The Story Behind TIME’s Metaverse Cover

To depict the metaverse on TIME’s cover, we commissioned a renowned “digital explorer” to guide us into this new, imaginative world.

Micah Johnson, a former Major League baseball shortstop turned digital artist, rendered an image of a virtual portal featuring his character Aku, who Johnson considers the world’s first digital explorer.

After hearing a young boy ask his mom “Can astronauts be black?” Johnson created Aku with an oversized astronaut helmet and a thirst for exploring. Johnson became the first NFT artist with a significant TV or film development contract to create a digital character.

Micah Johnson, artist with Aku statue in New York City

Micah Johnson

“I wanted to present him in a way that he’s welcoming others into the world that gave him this incredible platform to begin his journey,” Johnson said of Aku on TIME’s cover. “He’s most interested in exploring the past. He is able to learn from the giants that came before him who achieved their dreams in the face of adversity and he’s also able to see people who were denied access to their dreams because of their socioeconomic situation, gender, their race, or any other limiting circumstances.”.

As Matthew Ball writes in TIME’s cover story, the metaverse is a network of interconnected immersive digital experiences which will come to reach nearly all places, people, businesses, and parts of our lives. Johnson, 31 years old, wanted the cover photo to reflect its infinite potential.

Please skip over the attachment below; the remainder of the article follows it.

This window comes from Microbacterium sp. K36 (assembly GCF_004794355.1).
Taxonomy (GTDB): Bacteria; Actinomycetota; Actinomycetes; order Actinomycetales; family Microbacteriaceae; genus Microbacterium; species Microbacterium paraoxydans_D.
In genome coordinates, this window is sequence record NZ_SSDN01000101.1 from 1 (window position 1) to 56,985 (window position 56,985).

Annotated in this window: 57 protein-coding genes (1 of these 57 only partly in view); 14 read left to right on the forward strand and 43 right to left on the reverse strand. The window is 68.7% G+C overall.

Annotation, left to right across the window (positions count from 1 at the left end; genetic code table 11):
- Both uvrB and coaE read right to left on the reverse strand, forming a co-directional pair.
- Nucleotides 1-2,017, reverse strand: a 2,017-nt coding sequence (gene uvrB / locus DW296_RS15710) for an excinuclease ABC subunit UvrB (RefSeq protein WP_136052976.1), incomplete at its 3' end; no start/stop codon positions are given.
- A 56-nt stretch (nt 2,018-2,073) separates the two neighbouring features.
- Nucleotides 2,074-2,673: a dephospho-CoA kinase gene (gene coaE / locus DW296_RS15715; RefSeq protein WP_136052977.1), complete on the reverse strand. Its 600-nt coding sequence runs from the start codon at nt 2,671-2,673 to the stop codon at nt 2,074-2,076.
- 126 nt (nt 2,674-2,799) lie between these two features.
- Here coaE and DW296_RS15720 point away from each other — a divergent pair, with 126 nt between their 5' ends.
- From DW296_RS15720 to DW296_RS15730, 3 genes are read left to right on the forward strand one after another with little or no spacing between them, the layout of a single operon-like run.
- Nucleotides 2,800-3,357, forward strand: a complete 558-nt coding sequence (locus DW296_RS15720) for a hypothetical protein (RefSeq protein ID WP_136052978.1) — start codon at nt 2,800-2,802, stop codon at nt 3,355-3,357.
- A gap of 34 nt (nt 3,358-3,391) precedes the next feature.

“The metaverse is a crypto wallet that allows you to have a persistent identity across both physical and digital experiences,” explains Johnson. “The greatest potential is for people whose access to knowledge or experiences is limited due to their physical environments or circumstances. It gives them realistic access to a limitless world.”

Johnson, who was drafted by the Chicago White Sox as a shortstop in the 2012 MLB Draft, made his debut at the plate in 2015. He also recorded his first major league hitting in his second at-bat. After stints with the Los Angeles Dodgers, the Atlanta Braves and multiple injuries, including a fractured wrist, Johnson retired from professional baseball in 2015 to explore his “hobby.”

Micah Johnson #7, Chicago White Sox, leaps into the air as he throws to first base. Jay Bruce #32, Cincinnati Reds, slips to second base during sixth inning at U.S. Cellular Field. It was played on May 9, 2015. Photo by Jon Durr/Getty Images

Getty Images

“It was not an easy transition. I went nearly two years without selling any of my artwork, which at the time was purely on physical canvas and I began to really doubt myself,” said Johnson. “But, when I discovered NFTs and cryptoart in late 2019, the welcoming nature of the community put any self doubt and nervousness at ease.”

Johnson started his career painting traditional paintings before he discovered the potential of digital art and NFTs.

“Painting on a traditional canvas is very much a personal practice. It’s like when I was in the batter’s box all alone – nobody else can help me when my brush is on that canvas,” he says. “3D animation is very much a team sport, which is why I love it so much. Playing well but losing pales in comparison to playing bad and your team still wins.”

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